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Menthol cigarettes have a higher risk of causing tobacco-related diseases than other cigarettes and should be pulled from shelves, according to a report by the Food and Drug Administration's Tobacco Product Scientific Advisory Committee.
Research shows that menthol cigarette smokers inhale more smoke and tar particles than other cigarette smokers and that the products are more addictive, the March 18 report said. The findings were based on the committee's analysis of studies, tests and surveys conducted during the last several decades. The committee was formed under the Family Smoking Prevention and Tobacco Control Act to provide recommendations to the FDA about tobacco-related issues.
The agency is reviewing the report and plans to provide an update on its review in three months, said Lawrence R. Deyton, MD, director of the FDA's Center for Tobacco Products.
R.J. Reynolds, one of the major U.S. tobacco companies, pledged to work with the FDA as it begins its analysis of the r ...
How medical risks are perceived can vary by the way in which the statistical reality is portrayed. A new systematic review finds that patients and physicians struggle to interpret health probabilities.
The review, published March 16 by The Cochrane Collaboration, which analyzes the evidence for the efficacy of health care interventions, examined 35 studies of how well patients, physicians and medical students understand various methods of communicating risks (www.ncbi.nlm.nih.gov/pubmed/21412897/).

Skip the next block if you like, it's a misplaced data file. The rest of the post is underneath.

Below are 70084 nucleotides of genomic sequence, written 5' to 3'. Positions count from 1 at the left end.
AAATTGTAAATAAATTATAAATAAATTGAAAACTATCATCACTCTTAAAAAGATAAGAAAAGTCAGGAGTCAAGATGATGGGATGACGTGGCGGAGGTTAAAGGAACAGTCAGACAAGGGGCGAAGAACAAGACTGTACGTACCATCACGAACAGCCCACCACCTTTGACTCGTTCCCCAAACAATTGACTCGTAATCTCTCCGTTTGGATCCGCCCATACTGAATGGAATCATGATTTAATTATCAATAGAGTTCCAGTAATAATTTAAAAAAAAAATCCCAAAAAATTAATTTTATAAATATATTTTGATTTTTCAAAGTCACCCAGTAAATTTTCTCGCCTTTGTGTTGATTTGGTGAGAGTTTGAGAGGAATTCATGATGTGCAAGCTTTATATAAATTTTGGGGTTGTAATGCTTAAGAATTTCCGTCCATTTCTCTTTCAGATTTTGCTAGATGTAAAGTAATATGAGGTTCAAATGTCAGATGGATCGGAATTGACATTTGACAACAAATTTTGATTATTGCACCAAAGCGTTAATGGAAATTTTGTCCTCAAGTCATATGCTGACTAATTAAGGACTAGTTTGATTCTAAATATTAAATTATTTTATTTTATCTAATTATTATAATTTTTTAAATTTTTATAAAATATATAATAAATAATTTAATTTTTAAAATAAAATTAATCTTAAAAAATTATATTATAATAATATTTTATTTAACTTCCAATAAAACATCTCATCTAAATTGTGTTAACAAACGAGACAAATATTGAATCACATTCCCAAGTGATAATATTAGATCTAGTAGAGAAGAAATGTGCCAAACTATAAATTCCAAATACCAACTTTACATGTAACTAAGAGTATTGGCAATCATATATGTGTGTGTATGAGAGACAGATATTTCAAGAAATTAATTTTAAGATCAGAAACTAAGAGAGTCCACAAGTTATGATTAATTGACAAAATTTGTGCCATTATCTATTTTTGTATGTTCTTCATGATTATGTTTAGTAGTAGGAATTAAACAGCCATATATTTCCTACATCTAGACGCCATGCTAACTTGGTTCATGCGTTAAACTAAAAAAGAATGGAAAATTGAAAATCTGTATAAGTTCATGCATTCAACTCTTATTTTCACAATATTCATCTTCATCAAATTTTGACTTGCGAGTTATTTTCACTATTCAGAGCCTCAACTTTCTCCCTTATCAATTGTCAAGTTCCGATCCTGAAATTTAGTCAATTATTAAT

For example, most people have an easier time understanding the three-year risk of a hip fracture due to not taking an osteoporotic drug if it is expressed as a frequency, 100 patients in 1,000 will have a fracture. This is in contrast with expressing this as a percentage -- a 10% probability.
If the drug benefits the patient by cutting the 10% risk in half, the so-called relative risk has been cut by 50%. In this case, the risk is 50% lower, relative to the 10% of patients who would ...
Birth rates nationwide declined by 4% on average between 2007 and 2009, reaching 66.7 births per 1,000 women age 15 to 44, according to a federal report. This is the biggest decrease in more than 30 years.
Rates dropped most sharply in the West and Southeast, and among Hispanic women and younger women, according to the report. Birth rates decreased by 9% for Hispanic women and 9% for women age 20 to 24. The study was released March 29 by the National Center for Health Statistics, a division of the Centers for Disease Control and Prevention.
Although the CDC report does not link the decline to the most recent economic recession, other studies have. For example, the Pew Research Center concluded in an April 2010 analysis that there was a strong correlation between the decline in birth rates between 2007 and 2008 and the economic downturn in states.
Older women bucked the national trend. Birth rates for women 40 to 44 increased 6% between 2007 and 2009 to reach 10.1 per 1,000 wom ...